One year after they graduate, women with Ph.D.s in science and engineering fields earn 31 percent less than do men, according to a new study using previously unavailable data.
The pay gap dropped to 11 percent when researchers took into account that women tended to graduate with degrees in fields that generally pay less than fields in which men got their degrees.
The rest of the pay gap disappeared when the researchers controlled for whether women were married and had children.
"There's a dramatic difference in how much early career men and women in the sciences are paid," said Bruce Weinberg, co-author of the study and professor of economics at The Ohio State University.
"We can get a sense of some of the reasons behind the pay gap, but our study can't speak to whether any of the gap is due to discrimination. Our results do suggest some lack of family-friendliness for women in these careers."
The importance of helpful family policies is supported by the fact that single and childless women tended to have less of a pay gap than those who were married and those who had children. About equal percentages of men and women were married or partnered. And more men than women in the study (24 versus 19 percent) had children. But it was the married women with children who saw the lower pay.
"Our results show a larger child-gap in salary among women Ph.D.s than among men," Weinberg said.
"We can't tell from our data what's going on there. There's probably a combination of factors. Some women may consciously choose to be primary caregivers and pull back from work. But there may also be some employers putting women on a 'mommy track' where they get paid less."
Weinberg conducted the study with Catherine Buffington and Benjamin Cerf of the U.S. Census Bureau and Christina Jones of the American Institutes for Research. It appears in the May 2016 issue of the American Economic Review: Papers and Proceedings.
The researchers had data, not previously available to scientists, on 1,237 students who received Ph.D.s from four U.S. universities from 2007 to 2010 and were supported on research projects while in school.
This data included federal funding support the Ph.D. graduates received as students, the dissertations they wrote (this told researchers what scientific field they studied) and U.S. Census data on where they worked and how much they earned one year after graduation, as well as their marital and childbearing status. Names and identifying characteristics were stripped from the data before the scientists had access to it.
Results showed clear differences in what men and women studied, with women clustered in the lower-paying fields. Overall, 59 percent of women completed dissertations in biology, chemistry and health, compared to only 27 percent of men.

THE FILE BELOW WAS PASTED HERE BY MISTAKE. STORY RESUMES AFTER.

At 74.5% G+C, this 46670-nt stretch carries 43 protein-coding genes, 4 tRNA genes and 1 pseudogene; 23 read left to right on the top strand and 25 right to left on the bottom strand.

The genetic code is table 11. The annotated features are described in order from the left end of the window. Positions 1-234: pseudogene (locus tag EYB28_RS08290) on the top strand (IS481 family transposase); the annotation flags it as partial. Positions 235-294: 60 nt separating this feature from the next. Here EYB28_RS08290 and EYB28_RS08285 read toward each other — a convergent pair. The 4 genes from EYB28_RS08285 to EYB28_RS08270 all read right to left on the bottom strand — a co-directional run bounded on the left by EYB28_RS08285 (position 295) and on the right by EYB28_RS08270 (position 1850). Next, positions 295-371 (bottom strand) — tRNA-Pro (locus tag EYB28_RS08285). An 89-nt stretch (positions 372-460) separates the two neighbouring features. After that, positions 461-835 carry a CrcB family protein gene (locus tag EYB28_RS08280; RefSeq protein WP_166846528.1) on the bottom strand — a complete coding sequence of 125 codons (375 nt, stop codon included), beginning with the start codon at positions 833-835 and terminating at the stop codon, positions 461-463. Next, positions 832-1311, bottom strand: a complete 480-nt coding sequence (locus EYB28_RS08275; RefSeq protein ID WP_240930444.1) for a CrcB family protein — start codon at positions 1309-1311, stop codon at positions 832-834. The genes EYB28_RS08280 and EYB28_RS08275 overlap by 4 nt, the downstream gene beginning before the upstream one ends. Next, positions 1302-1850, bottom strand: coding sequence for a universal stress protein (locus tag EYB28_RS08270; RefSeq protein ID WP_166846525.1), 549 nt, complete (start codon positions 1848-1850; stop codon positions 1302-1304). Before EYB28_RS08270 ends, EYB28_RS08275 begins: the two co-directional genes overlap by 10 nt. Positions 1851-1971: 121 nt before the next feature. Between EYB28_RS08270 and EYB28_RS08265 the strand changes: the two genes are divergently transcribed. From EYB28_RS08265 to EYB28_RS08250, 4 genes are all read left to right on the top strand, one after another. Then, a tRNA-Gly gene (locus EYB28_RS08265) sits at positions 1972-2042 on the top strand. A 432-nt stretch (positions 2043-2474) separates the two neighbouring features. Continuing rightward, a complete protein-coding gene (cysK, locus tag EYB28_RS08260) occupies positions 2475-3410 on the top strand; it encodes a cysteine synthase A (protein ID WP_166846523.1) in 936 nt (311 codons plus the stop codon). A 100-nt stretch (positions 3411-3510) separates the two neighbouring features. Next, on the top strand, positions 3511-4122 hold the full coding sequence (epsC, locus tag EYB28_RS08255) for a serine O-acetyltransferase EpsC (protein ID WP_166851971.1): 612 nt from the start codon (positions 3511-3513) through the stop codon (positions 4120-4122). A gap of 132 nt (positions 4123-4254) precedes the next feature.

Meanwhile, men were more than twice as likely to complete dissertations in more financially lucrative fields like engineering (45 versus 21 percent), and were 1.5 times more likely to study computer science, math or physics (28 versus 19 percent).
"We don't know why women are in the fields that tend to pay less," Weinberg said.
"Perhaps that's just what interested them. Or were they guided there at a young age by teachers or parents? Or did they try a more male-dominated field but have bad experiences that drove them out? We just don't know."
Men and women had different experiences during school, as well. Women tended to be on smaller research teams.
"If you're on smaller teams, you may get more interaction with faculty members who can help you," Weinberg said. "But it also might mean that you're on less prestigious projects and will have a smaller professional network when you graduate."
For the average female graduate student in the study, more than 20 percent of the faculty members on her team were women, compared to fewer than 10 percent for male graduate students.
"We're not sure if this difference is due to the choice of the students themselves or segregation, or a combination of both," he said. "There needs to be further study of that."
Once they graduate, the differences between men and women with Ph.D.s continue. While industry tends to pay the largest salaries, women are more likely than men to work in government and academic settings. In fact, women in the study were 13 percentage points less likely than men to work outside of academia and government.
Even when they worked in industry, women still didn't have equal pay with men.
"Both men and women earn the most in industry, but the pay gap between the sexes is even larger there than it is in academics and government," he said.
Weinberg said he expects much more will be learned from this data in the future. Since this study was completed, the number of universities providing data has grown from four to 16. The researchers hope that this will expand to 150 institutions within a few years.
The data will be made available to other researchers under strict security and confidentiality protections and with all personally identifiable information removed, he said.
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